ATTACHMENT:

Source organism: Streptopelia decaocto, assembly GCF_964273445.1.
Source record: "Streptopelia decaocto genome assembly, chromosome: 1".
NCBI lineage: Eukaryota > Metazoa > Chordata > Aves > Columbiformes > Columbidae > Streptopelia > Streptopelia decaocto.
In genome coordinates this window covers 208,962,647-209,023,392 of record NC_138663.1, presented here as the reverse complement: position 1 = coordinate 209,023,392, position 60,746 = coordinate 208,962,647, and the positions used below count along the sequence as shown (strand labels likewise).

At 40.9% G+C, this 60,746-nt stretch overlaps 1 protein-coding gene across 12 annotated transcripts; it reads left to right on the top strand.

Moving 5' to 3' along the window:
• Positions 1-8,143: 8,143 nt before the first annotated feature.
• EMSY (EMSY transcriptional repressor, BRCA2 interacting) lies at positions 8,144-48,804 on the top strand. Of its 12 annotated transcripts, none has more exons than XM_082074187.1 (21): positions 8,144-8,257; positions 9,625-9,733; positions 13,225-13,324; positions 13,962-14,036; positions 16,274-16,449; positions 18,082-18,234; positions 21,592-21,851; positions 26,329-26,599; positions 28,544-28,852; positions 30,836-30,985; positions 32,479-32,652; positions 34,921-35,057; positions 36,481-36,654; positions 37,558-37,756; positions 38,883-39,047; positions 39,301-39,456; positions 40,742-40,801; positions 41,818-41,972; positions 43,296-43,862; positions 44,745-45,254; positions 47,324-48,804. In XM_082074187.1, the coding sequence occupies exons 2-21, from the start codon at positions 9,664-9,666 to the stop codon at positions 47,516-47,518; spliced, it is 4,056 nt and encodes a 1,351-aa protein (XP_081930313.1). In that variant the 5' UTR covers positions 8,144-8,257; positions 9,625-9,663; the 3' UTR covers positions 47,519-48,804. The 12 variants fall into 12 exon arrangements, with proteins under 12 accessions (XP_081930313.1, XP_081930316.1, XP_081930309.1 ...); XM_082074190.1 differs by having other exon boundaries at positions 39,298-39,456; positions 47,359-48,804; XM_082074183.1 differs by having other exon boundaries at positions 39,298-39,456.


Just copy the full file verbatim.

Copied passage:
Source organism: Streptopelia decaocto, assembly GCF_964273445.1.
Source record: "Streptopelia decaocto genome assembly, chromosome: 1".
NCBI lineage: Eukaryota > Metazoa > Chordata > Aves > Columbiformes > Columbidae > Streptopelia > Streptopelia decaocto.
In genome coordinates this window covers 208,962,647-209,023,392 of record NC_138663.1, presented here as the reverse complement: position 1 = coordinate 209,023,392, position 60,746 = coordinate 208,962,647, and the positions used below count along the sequence as shown (strand labels likewise).

At 40.9% G+C, this 60,746-nt stretch overlaps 1 protein-coding gene across 12 annotated transcripts; it reads left to right on the top strand.

Moving 5' to 3' along the window:
• Positions 1-8,143: 8,143 nt before the first annotated feature.
• EMSY (EMSY transcriptional repressor, BRCA2 interacting) lies at positions 8,144-48,804 on the top strand. Of its 12 annotated transcripts, none has more exons than XM_082074187.1 (21): positions 8,144-8,257; positions 9,625-9,733; positions 13,225-13,324; positions 13,962-14,036; positions 16,274-16,449; positions 18,082-18,234; positions 21,592-21,851; positions 26,329-26,599; positions 28,544-28,852; positions 30,836-30,985; positions 32,479-32,652; positions 34,921-35,057; positions 36,481-36,654; positions 37,558-37,756; positions 38,883-39,047; positions 39,301-39,456; positions 40,742-40,801; positions 41,818-41,972; positions 43,296-43,862; positions 44,745-45,254; positions 47,324-48,804. In XM_082074187.1, the coding sequence occupies exons 2-21, from the start codon at positions 9,664-9,666 to the stop codon at positions 47,516-47,518; spliced, it is 4,056 nt and encodes a 1,351-aa protein (XP_081930313.1). In that variant the 5' UTR covers positions 8,144-8,257; positions 9,625-9,663; the 3' UTR covers positions 47,519-48,804. The 12 variants fall into 12 exon arrangements, with proteins under 12 accessions (XP_081930313.1, XP_081930316.1, XP_081930309.1 ...); XM_082074190.1 differs by having other exon boundaries at positions 39,298-39,456; positions 47,359-48,804; XM_082074183.1 differs by having other exon boundaries at positions 39,298-39,456.